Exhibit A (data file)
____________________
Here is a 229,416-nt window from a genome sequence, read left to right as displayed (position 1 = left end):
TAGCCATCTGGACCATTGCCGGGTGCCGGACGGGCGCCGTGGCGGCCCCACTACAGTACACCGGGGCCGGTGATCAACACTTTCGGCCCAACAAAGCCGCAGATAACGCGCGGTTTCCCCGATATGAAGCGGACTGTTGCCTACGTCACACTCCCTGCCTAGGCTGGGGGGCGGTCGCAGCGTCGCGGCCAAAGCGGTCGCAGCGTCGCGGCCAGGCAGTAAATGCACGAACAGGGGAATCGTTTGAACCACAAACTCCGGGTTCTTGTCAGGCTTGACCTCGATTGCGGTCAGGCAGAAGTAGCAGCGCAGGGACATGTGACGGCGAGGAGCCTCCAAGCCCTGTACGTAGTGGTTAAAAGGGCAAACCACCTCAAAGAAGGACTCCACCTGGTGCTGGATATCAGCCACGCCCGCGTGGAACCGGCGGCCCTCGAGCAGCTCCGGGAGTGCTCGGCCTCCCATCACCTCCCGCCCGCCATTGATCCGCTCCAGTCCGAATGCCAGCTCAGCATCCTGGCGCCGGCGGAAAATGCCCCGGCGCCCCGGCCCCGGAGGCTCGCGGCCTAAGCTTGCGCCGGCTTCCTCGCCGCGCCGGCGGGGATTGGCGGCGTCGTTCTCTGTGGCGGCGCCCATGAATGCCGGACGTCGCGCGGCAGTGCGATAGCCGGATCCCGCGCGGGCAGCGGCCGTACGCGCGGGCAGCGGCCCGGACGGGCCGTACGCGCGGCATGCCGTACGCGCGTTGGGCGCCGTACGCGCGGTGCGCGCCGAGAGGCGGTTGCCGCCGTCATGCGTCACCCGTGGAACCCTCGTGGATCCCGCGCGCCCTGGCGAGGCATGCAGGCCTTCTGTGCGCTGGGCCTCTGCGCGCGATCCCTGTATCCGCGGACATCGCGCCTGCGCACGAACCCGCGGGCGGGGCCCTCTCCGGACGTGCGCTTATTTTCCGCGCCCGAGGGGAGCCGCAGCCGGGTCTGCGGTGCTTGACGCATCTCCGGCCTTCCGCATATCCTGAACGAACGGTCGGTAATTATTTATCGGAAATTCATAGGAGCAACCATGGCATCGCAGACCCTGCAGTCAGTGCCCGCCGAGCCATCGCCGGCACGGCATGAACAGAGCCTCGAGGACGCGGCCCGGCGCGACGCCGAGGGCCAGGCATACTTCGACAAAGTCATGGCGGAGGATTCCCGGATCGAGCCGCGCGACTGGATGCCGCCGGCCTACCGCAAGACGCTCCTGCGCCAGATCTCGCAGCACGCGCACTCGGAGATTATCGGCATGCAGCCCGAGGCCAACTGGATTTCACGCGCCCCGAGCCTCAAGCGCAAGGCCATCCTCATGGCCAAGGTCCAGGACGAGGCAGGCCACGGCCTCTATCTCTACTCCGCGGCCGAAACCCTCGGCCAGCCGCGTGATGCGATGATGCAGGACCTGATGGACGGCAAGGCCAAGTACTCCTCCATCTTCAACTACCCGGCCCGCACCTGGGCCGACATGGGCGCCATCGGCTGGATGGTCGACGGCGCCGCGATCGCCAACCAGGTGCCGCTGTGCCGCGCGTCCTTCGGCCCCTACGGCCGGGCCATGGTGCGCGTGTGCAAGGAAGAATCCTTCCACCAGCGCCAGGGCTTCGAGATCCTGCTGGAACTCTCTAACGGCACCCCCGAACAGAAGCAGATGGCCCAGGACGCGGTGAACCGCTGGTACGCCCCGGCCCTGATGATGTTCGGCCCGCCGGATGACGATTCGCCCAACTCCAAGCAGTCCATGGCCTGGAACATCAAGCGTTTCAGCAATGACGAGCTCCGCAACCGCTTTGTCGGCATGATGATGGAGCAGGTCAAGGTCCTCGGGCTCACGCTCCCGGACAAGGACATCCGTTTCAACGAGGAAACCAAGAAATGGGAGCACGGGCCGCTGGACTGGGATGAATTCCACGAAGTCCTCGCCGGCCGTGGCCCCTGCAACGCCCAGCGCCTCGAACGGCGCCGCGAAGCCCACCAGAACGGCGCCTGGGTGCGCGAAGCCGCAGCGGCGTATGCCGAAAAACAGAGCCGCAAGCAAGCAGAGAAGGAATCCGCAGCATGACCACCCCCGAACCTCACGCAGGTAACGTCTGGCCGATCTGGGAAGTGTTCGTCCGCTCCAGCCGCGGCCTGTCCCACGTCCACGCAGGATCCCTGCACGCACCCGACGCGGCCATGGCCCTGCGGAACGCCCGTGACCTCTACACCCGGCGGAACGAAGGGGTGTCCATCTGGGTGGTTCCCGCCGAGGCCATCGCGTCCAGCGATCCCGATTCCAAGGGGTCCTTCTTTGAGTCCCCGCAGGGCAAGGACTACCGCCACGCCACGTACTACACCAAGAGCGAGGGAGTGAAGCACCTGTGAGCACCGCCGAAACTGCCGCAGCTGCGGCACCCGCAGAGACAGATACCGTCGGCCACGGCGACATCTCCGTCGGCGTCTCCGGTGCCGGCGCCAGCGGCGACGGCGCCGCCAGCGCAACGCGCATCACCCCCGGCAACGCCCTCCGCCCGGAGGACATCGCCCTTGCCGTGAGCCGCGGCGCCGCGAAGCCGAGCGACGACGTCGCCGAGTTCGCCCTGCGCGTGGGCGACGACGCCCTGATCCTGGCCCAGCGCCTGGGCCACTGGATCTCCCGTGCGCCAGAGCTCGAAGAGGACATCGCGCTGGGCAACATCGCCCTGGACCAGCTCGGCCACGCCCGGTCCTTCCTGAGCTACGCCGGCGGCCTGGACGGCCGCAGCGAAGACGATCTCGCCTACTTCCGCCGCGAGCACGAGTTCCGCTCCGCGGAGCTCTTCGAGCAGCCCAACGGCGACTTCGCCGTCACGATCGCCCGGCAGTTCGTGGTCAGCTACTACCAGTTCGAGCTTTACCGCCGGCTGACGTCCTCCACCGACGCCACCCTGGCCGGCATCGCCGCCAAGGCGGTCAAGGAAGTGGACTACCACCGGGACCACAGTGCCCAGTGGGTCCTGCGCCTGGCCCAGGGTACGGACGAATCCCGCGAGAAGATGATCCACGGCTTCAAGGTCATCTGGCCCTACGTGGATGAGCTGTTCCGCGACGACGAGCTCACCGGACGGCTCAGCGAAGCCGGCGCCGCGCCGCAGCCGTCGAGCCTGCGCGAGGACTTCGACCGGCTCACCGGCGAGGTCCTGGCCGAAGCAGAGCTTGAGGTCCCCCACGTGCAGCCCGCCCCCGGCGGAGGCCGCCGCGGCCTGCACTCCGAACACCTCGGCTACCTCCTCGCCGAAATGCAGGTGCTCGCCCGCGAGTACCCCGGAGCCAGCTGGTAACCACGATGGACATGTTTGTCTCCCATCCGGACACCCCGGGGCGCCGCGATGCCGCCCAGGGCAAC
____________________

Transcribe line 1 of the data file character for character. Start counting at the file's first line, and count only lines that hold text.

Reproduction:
Here is a 229,416-nt window from a genome sequence, read left to right as displayed (position 1 = left end):